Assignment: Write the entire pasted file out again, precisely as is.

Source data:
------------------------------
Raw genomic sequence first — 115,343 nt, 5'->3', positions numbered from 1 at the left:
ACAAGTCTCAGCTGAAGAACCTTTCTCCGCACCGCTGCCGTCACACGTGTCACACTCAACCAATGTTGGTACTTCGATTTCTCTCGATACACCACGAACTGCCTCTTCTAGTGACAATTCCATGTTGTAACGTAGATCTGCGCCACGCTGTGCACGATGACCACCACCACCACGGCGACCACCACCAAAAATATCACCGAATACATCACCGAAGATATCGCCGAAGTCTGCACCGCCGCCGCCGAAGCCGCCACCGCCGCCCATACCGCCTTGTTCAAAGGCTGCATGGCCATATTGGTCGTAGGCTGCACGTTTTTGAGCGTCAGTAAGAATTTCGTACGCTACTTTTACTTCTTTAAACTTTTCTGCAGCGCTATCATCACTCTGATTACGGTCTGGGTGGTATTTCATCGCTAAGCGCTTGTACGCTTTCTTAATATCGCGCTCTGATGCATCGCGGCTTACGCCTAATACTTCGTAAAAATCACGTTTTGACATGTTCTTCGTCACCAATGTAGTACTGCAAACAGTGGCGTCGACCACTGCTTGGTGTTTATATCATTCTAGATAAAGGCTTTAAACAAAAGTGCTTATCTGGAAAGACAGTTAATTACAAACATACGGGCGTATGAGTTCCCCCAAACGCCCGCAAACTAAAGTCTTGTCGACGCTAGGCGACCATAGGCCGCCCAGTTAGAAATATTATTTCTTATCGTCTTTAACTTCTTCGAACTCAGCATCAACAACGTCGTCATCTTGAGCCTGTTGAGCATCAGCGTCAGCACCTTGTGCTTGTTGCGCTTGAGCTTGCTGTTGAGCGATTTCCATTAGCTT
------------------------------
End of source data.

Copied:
Raw genomic sequence first — 115,343 nt, 5'->3', positions numbered from 1 at the left:
ACAAGTCTCAGCTGAAGAACCTTTCTCCGCACCGCTGCCGTCACACGTGTCACACTCAACCAATGTTGGTACTTCGATTTCTCTCGATACACCACGAACTGCCTCTTCTAGTGACAATTCCATGTTGTAACGTAGATCTGCGCCACGCTGTGCACGATGACCACCACCACCACGGCGACCACCACCAAAAATATCACCGAATACATCACCGAAGATATCGCCGAAGTCTGCACCGCCGCCGCCGAAGCCGCCACCGCCGCCCATACCGCCTTGTTCAAAGGCTGCATGGCCATATTGGTCGTAGGCTGCACGTTTTTGAGCGTCAGTAAGAATTTCGTACGCTACTTTTACTTCTTTAAACTTTTCTGCAGCGCTATCATCACTCTGATTACGGTCTGGGTGGTATTTCATCGCTAAGCGCTTGTACGCTTTCTTAATATCGCGCTCTGATGCATCGCGGCTTACGCCTAATACTTCGTAAAAATCACGTTTTGACATGTTCTTCGTCACCAATGTAGTACTGCAAACAGTGGCGTCGACCACTGCTTGGTGTTTATATCATTCTAGATAAAGGCTTTAAACAAAAGTGCTTATCTGGAAAGACAGTTAATTACAAACATACGGGCGTATGAGTTCCCCCAAACGCCCGCAAACTAAAGTCTTGTCGACGCTAGGCGACCATAGGCCGCCCAGTTAGAAATATTATTTCTTATCGTCTTTAACTTCTTCGAACTCAGCATCAACAACGTCGTCATCTTGAGCCTGTTGAGCATCAGCGTCAGCACCTTGTGCTTGTTGCGCTTGAGCTTGCTGTTGAGCGATTTCCATTAGCTT